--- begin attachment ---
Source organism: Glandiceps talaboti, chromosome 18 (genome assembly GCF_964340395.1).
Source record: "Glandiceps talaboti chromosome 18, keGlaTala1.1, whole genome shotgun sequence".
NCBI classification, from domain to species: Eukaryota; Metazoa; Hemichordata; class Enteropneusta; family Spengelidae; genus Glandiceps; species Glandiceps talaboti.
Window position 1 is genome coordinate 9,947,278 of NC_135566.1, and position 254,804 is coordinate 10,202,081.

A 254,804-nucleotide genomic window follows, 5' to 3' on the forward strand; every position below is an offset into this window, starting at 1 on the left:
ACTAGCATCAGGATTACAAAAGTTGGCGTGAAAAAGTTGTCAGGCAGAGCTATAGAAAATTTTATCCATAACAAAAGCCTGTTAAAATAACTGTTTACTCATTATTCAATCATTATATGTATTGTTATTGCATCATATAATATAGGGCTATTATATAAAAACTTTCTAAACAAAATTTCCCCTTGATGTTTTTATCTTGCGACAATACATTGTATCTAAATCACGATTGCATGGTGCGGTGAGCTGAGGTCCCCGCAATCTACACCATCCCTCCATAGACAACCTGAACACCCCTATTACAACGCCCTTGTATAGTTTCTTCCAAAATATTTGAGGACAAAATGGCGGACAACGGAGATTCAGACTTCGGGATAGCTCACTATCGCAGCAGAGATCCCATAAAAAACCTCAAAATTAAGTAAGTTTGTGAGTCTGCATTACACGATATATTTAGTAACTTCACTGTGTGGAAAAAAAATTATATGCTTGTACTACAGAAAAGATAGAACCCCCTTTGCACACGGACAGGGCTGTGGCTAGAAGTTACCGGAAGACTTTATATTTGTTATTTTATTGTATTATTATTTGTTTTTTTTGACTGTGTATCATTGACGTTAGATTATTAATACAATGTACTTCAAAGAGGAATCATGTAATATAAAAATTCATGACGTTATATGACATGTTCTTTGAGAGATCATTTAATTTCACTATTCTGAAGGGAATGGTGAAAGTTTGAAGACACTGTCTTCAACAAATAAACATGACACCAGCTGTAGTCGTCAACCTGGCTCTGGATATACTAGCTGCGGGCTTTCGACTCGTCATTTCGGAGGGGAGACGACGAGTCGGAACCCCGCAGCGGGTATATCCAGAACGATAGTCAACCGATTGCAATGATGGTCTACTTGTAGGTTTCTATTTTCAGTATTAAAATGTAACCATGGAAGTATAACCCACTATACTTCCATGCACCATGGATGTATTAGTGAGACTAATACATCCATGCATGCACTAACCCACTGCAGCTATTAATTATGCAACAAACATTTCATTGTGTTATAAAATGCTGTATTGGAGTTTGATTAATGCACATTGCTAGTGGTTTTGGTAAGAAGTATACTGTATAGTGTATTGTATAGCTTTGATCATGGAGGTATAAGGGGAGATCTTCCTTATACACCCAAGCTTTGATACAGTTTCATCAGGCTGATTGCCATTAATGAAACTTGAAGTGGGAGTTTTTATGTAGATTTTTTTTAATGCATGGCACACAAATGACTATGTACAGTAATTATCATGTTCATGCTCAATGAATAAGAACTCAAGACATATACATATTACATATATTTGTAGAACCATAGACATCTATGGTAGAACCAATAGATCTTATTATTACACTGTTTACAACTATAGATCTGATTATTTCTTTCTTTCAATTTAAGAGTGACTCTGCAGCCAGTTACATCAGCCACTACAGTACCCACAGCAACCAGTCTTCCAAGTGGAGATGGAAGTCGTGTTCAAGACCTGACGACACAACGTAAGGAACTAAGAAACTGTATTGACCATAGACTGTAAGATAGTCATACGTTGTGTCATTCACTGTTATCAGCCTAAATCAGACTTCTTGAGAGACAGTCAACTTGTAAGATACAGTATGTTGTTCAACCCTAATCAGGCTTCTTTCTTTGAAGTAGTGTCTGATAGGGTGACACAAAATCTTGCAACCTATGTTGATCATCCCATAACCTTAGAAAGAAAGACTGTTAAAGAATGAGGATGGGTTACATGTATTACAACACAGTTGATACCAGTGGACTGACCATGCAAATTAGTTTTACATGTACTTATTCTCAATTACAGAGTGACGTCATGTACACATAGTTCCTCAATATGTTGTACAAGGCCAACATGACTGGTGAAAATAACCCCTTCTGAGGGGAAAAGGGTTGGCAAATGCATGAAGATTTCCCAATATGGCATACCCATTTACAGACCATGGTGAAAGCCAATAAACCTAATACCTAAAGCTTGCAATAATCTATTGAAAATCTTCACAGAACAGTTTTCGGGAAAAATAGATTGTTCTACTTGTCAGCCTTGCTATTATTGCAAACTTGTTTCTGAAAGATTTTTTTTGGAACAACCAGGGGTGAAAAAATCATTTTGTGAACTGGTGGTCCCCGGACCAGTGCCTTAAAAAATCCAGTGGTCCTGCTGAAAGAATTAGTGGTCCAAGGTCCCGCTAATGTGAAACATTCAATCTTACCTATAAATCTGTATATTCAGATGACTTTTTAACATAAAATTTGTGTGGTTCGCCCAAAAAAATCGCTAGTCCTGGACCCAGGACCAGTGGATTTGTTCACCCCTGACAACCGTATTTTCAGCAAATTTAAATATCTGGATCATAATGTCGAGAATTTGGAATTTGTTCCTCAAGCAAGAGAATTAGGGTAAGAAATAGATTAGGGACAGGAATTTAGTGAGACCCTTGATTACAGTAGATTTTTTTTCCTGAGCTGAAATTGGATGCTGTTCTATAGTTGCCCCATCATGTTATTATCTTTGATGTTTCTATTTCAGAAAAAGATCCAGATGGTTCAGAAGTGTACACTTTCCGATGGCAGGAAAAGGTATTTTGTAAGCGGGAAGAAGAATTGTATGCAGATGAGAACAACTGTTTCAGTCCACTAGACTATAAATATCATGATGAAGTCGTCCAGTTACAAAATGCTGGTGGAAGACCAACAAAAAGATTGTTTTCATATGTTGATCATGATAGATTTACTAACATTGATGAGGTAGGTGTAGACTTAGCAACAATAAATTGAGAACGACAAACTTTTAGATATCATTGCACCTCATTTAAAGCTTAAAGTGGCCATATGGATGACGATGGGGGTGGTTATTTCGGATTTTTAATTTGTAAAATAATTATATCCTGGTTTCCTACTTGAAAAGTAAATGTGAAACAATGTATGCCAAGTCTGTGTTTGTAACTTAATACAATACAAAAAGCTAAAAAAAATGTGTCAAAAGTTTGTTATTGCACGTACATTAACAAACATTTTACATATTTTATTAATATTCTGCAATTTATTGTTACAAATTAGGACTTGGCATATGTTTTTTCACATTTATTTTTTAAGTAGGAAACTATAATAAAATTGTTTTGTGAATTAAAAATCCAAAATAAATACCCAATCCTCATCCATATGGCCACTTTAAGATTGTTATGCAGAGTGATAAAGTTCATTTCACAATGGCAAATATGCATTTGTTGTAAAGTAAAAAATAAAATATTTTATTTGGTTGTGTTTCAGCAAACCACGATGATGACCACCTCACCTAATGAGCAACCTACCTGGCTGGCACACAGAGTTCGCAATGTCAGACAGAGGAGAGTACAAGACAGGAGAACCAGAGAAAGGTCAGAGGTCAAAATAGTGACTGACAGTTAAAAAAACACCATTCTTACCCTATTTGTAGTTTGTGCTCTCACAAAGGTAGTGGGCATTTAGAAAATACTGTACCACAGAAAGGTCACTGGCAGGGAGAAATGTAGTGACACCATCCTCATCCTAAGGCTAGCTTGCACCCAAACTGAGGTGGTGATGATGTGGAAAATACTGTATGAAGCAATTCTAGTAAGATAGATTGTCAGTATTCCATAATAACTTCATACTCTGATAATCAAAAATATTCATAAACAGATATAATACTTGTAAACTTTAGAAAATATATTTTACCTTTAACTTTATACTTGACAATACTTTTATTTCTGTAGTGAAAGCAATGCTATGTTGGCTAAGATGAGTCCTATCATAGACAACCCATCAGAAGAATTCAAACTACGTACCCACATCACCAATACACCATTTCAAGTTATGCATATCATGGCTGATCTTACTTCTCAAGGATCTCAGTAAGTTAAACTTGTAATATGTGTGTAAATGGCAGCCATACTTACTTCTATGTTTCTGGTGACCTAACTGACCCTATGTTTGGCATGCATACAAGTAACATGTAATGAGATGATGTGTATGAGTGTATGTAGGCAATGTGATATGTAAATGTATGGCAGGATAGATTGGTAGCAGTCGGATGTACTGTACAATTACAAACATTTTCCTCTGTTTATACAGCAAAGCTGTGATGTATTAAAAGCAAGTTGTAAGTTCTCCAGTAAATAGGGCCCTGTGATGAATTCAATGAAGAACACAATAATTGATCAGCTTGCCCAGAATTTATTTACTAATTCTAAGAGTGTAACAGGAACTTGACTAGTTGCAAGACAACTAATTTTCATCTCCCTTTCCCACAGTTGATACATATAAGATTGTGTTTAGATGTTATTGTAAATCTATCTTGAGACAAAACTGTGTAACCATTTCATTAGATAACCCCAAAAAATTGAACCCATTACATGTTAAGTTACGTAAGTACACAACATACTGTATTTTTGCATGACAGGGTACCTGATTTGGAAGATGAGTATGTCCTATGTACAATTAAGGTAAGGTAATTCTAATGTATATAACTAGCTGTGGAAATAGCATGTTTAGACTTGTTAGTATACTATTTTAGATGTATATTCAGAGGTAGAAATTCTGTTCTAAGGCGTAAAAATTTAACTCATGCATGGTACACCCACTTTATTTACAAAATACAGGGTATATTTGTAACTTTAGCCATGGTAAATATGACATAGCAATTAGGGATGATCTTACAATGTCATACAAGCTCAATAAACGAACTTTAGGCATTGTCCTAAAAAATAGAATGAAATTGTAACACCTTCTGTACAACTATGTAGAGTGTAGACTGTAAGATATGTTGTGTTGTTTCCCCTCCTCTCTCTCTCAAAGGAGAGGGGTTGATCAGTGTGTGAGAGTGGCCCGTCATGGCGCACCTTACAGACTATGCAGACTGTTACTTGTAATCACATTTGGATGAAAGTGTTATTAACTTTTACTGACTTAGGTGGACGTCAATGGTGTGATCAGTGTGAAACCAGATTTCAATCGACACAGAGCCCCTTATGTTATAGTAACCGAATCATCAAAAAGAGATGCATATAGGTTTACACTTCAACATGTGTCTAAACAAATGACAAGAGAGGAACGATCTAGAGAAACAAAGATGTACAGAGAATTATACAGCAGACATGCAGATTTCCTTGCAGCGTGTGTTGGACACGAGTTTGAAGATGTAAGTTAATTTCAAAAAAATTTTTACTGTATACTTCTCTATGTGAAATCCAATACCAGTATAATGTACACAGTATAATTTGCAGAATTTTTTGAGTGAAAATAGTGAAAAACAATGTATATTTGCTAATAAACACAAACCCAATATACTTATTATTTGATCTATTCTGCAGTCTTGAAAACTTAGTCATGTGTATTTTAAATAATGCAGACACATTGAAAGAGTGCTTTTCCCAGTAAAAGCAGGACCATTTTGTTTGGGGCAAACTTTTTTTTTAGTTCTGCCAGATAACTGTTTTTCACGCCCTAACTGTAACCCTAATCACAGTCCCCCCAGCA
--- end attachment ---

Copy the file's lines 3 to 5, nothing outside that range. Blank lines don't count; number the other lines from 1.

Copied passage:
NCBI classification, from domain to species: Eukaryota; Metazoa; Hemichordata; class Enteropneusta; family Spengelidae; genus Glandiceps; species Glandiceps talaboti.
Window position 1 is genome coordinate 9,947,278 of NC_135566.1, and position 254,804 is coordinate 10,202,081.

A 254,804-nucleotide genomic window follows, 5' to 3' on the forward strand; every position below is an offset into this window, starting at 1 on the left: